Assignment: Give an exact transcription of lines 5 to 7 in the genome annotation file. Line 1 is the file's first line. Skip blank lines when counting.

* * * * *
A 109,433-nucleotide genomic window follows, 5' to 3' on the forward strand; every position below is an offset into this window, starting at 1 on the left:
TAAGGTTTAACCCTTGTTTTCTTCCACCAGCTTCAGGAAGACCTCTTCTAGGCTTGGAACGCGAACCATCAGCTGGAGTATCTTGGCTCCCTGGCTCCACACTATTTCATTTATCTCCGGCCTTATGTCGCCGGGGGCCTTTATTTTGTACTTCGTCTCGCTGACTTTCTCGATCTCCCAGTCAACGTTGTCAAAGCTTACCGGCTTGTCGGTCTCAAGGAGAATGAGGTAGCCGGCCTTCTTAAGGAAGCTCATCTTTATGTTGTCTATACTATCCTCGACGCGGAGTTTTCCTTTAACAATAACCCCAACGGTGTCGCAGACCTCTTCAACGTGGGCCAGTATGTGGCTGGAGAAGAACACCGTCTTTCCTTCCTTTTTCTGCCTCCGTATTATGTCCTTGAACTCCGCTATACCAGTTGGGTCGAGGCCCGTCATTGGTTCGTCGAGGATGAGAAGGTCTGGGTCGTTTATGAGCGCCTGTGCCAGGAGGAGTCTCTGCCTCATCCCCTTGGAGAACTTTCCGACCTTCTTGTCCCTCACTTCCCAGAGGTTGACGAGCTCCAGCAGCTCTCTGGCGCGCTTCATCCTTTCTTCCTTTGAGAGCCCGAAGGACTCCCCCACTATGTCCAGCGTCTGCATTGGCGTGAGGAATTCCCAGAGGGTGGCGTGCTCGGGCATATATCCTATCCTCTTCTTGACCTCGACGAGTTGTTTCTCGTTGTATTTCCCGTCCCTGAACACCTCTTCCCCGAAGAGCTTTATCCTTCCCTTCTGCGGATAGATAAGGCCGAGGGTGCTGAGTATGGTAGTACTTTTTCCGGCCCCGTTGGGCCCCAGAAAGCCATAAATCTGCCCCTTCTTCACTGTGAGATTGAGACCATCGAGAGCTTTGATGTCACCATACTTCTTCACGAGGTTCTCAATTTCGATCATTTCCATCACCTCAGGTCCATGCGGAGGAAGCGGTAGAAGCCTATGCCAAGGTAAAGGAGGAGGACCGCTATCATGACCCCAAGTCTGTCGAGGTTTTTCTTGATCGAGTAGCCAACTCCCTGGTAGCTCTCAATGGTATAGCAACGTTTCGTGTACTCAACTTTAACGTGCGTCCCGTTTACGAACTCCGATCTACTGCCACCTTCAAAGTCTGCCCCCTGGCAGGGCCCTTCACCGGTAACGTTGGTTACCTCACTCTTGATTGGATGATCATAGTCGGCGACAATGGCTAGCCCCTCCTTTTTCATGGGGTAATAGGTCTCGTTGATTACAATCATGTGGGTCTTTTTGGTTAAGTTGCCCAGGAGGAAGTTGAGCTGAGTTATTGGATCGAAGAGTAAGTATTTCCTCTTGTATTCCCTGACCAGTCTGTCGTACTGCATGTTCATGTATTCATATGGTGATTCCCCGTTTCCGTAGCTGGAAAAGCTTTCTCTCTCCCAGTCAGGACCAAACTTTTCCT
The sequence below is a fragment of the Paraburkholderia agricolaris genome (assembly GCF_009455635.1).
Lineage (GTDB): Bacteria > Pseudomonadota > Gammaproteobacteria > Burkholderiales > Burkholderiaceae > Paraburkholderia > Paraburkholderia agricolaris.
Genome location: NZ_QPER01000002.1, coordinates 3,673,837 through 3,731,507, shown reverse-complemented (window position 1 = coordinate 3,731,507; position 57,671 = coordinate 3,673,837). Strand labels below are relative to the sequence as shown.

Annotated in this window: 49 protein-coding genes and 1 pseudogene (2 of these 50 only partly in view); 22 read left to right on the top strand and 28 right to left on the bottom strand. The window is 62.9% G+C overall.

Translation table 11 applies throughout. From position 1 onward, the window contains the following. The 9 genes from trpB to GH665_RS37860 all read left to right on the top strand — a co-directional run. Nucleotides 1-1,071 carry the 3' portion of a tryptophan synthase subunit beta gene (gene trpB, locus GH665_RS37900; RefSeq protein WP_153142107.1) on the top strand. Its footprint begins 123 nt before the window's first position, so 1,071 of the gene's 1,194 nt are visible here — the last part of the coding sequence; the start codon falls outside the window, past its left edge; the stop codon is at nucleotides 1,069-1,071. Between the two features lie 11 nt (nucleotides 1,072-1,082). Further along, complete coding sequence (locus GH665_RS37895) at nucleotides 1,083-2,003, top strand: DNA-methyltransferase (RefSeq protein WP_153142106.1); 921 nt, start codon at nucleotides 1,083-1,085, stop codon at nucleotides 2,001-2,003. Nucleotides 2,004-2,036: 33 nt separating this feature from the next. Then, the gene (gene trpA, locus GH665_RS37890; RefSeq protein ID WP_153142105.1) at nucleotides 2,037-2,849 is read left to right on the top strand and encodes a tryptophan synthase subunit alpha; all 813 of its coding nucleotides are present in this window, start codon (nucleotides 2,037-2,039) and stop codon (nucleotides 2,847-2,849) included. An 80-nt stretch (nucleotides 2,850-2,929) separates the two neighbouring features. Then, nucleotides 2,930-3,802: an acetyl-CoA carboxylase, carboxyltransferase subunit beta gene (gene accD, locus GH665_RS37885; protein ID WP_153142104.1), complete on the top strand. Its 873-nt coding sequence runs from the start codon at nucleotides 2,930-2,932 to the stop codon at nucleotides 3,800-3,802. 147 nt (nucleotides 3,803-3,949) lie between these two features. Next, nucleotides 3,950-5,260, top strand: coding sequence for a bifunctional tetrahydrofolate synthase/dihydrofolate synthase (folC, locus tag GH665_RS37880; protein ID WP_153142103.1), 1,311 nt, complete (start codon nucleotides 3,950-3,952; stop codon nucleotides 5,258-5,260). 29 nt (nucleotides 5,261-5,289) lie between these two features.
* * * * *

Genome location: NZ_QPER01000002.1, coordinates 3,673,837 through 3,731,507, shown reverse-complemented (window position 1 = coordinate 3,731,507; position 57,671 = coordinate 3,673,837). Strand labels below are relative to the sequence as shown.

Annotated in this window: 49 protein-coding genes and 1 pseudogene (2 of these 50 only partly in view); 22 read left to right on the top strand and 28 right to left on the bottom strand. The window is 62.9% G+C overall.

Translation table 11 applies throughout. From position 1 onward, the window contains the following. The 9 genes from trpB to GH665_RS37860 all read left to right on the top strand — a co-directional run. Nucleotides 1-1,071 carry the 3' portion of a tryptophan synthase subunit beta gene (gene trpB, locus GH665_RS37900; RefSeq protein WP_153142107.1) on the top strand. Its footprint begins 123 nt before the window's first position, so 1,071 of the gene's 1,194 nt are visible here — the last part of the coding sequence; the start codon falls outside the window, past its left edge; the stop codon is at nucleotides 1,069-1,071. Between the two features lie 11 nt (nucleotides 1,072-1,082). Further along, complete coding sequence (locus GH665_RS37895) at nucleotides 1,083-2,003, top strand: DNA-methyltransferase (RefSeq protein WP_153142106.1); 921 nt, start codon at nucleotides 1,083-1,085, stop codon at nucleotides 2,001-2,003. Nucleotides 2,004-2,036: 33 nt separating this feature from the next. Then, the gene (gene trpA, locus GH665_RS37890; RefSeq protein ID WP_153142105.1) at nucleotides 2,037-2,849 is read left to right on the top strand and encodes a tryptophan synthase subunit alpha; all 813 of its coding nucleotides are present in this window, start codon (nucleotides 2,037-2,039) and stop codon (nucleotides 2,847-2,849) included. An 80-nt stretch (nucleotides 2,850-2,929) separates the two neighbouring features. Then, nucleotides 2,930-3,802: an acetyl-CoA carboxylase, carboxyltransferase subunit beta gene (gene accD, locus GH665_RS37885; protein ID WP_153142104.1), complete on the top strand. Its 873-nt coding sequence runs from the start codon at nucleotides 2,930-2,932 to the stop codon at nucleotides 3,800-3,802. 147 nt (nucleotides 3,803-3,949) lie between these two features. Next, nucleotides 3,950-5,260, top strand: coding sequence for a bifunctional tetrahydrofolate synthase/dihydrofolate synthase (folC, locus tag GH665_RS37880; protein ID WP_153142103.1), 1,311 nt, complete (start codon nucleotides 3,950-3,952; stop codon nucleotides 5,258-5,260). 29 nt (nucleotides 5,261-5,289) lie between these two features.